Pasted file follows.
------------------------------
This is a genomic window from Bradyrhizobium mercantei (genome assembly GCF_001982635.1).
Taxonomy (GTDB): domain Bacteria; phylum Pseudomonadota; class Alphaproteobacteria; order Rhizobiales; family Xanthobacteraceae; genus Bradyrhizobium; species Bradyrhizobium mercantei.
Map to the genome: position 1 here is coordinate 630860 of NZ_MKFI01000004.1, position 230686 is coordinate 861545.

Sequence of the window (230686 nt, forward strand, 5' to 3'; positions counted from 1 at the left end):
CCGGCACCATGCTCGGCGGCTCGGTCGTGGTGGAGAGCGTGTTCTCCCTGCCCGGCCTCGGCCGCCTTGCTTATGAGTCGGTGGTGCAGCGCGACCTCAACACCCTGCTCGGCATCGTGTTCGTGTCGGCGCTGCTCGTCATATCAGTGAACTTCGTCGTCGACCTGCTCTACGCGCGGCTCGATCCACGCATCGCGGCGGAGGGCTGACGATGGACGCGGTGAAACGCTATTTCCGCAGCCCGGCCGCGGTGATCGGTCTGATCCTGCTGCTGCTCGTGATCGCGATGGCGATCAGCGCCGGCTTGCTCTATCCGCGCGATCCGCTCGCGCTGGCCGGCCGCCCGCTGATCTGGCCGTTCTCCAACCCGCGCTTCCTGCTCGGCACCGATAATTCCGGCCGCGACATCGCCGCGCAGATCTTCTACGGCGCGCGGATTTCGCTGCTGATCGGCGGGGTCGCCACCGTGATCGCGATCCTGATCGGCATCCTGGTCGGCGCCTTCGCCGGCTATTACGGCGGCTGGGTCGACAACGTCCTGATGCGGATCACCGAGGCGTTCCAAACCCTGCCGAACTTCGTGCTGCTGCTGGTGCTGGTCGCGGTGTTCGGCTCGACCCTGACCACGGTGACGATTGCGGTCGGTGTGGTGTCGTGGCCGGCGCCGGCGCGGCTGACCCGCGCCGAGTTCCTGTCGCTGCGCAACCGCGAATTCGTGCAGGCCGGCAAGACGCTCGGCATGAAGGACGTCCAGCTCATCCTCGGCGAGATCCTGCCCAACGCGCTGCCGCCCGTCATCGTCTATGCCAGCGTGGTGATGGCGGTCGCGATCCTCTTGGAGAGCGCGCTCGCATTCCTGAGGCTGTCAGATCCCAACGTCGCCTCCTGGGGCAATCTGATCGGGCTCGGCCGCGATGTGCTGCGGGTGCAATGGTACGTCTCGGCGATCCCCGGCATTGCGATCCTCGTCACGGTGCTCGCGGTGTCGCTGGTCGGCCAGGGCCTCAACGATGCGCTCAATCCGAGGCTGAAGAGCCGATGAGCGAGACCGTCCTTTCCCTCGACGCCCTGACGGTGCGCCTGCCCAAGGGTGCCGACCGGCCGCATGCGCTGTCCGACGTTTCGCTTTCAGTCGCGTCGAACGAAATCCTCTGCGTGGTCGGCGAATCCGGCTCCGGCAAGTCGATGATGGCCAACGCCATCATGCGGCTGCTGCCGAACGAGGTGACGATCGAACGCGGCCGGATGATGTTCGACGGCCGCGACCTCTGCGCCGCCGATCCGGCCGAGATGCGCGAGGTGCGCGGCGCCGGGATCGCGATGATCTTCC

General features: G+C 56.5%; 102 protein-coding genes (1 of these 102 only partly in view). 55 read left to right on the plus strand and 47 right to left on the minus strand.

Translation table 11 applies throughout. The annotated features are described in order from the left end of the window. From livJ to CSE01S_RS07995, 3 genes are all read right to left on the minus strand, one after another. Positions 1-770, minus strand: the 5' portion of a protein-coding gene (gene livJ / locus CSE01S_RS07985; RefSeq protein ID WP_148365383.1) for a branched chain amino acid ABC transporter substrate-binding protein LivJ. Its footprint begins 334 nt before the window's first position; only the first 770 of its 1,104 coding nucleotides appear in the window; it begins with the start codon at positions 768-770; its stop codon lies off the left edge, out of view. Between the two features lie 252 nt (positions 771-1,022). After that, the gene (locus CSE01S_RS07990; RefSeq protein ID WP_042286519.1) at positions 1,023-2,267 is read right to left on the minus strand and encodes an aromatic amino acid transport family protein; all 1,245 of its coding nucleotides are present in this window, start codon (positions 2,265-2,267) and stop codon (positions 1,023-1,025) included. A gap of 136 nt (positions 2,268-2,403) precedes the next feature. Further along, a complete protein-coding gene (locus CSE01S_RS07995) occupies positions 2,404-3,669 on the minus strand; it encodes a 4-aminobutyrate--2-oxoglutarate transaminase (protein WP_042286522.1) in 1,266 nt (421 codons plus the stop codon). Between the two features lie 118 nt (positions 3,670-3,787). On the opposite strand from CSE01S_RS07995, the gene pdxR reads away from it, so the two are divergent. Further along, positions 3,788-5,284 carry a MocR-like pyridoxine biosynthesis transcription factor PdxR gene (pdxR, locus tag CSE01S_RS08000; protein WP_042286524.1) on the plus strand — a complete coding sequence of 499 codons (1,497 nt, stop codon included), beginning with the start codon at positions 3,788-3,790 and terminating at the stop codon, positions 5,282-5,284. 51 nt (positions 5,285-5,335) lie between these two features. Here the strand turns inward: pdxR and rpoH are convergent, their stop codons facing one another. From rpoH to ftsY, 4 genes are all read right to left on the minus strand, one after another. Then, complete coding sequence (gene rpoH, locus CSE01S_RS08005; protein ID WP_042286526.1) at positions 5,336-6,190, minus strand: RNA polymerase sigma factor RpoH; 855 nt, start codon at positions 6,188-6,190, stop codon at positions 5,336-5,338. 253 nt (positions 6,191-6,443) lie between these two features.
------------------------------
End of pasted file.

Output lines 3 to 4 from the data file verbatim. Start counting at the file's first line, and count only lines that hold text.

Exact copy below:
Map to the genome: position 1 here is coordinate 630860 of NZ_MKFI01000004.1, position 230686 is coordinate 861545.

Sequence of the window (230686 nt, forward strand, 5' to 3'; positions counted from 1 at the left end):